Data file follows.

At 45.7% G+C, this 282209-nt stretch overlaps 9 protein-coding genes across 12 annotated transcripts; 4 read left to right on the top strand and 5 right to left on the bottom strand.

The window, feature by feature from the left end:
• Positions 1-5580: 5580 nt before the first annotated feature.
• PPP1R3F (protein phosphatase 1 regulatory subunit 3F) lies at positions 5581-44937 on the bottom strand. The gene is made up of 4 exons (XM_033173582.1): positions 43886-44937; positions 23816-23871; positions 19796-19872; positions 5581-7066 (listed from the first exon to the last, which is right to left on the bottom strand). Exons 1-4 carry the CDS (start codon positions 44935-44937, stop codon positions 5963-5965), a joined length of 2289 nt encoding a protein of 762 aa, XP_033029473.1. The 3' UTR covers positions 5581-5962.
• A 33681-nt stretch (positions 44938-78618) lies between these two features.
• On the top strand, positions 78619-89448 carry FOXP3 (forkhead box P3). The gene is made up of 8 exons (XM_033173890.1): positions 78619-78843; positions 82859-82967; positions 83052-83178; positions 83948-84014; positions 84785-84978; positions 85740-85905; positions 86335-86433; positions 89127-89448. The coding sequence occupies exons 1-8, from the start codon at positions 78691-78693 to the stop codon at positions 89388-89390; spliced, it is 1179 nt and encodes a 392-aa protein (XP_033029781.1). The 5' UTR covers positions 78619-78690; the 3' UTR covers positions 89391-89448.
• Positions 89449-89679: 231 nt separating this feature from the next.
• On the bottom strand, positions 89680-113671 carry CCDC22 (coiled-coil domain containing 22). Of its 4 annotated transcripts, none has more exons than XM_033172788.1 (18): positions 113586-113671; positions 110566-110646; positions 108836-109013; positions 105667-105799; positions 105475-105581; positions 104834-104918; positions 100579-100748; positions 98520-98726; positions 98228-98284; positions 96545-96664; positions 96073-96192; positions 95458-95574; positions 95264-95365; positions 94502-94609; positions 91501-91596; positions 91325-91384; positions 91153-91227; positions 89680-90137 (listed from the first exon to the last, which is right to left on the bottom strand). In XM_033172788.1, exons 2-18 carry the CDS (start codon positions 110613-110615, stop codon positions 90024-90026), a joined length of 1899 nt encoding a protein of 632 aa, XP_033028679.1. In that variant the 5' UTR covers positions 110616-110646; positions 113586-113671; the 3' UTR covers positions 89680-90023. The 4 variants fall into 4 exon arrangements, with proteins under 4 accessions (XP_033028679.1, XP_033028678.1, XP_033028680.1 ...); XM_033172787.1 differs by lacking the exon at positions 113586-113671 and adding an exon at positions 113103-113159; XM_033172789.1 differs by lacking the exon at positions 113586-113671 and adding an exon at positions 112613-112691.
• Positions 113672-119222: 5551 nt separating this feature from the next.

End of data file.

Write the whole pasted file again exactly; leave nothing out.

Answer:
At 45.7% G+C, this 282209-nt stretch overlaps 9 protein-coding genes across 12 annotated transcripts; 4 read left to right on the top strand and 5 right to left on the bottom strand.

The window, feature by feature from the left end:
• Positions 1-5580: 5580 nt before the first annotated feature.
• PPP1R3F (protein phosphatase 1 regulatory subunit 3F) lies at positions 5581-44937 on the bottom strand. The gene is made up of 4 exons (XM_033173582.1): positions 43886-44937; positions 23816-23871; positions 19796-19872; positions 5581-7066 (listed from the first exon to the last, which is right to left on the bottom strand). Exons 1-4 carry the CDS (start codon positions 44935-44937, stop codon positions 5963-5965), a joined length of 2289 nt encoding a protein of 762 aa, XP_033029473.1. The 3' UTR covers positions 5581-5962.
• A 33681-nt stretch (positions 44938-78618) lies between these two features.
• On the top strand, positions 78619-89448 carry FOXP3 (forkhead box P3). The gene is made up of 8 exons (XM_033173890.1): positions 78619-78843; positions 82859-82967; positions 83052-83178; positions 83948-84014; positions 84785-84978; positions 85740-85905; positions 86335-86433; positions 89127-89448. The coding sequence occupies exons 1-8, from the start codon at positions 78691-78693 to the stop codon at positions 89388-89390; spliced, it is 1179 nt and encodes a 392-aa protein (XP_033029781.1). The 5' UTR covers positions 78619-78690; the 3' UTR covers positions 89391-89448.
• Positions 89449-89679: 231 nt separating this feature from the next.
• On the bottom strand, positions 89680-113671 carry CCDC22 (coiled-coil domain containing 22). Of its 4 annotated transcripts, none has more exons than XM_033172788.1 (18): positions 113586-113671; positions 110566-110646; positions 108836-109013; positions 105667-105799; positions 105475-105581; positions 104834-104918; positions 100579-100748; positions 98520-98726; positions 98228-98284; positions 96545-96664; positions 96073-96192; positions 95458-95574; positions 95264-95365; positions 94502-94609; positions 91501-91596; positions 91325-91384; positions 91153-91227; positions 89680-90137 (listed from the first exon to the last, which is right to left on the bottom strand). In XM_033172788.1, exons 2-18 carry the CDS (start codon positions 110613-110615, stop codon positions 90024-90026), a joined length of 1899 nt encoding a protein of 632 aa, XP_033028679.1. In that variant the 5' UTR covers positions 110616-110646; positions 113586-113671; the 3' UTR covers positions 89680-90023. The 4 variants fall into 4 exon arrangements, with proteins under 4 accessions (XP_033028679.1, XP_033028678.1, XP_033028680.1 ...); XM_033172787.1 differs by lacking the exon at positions 113586-113671 and adding an exon at positions 113103-113159; XM_033172789.1 differs by lacking the exon at positions 113586-113671 and adding an exon at positions 112613-112691.
• Positions 113672-119222: 5551 nt separating this feature from the next.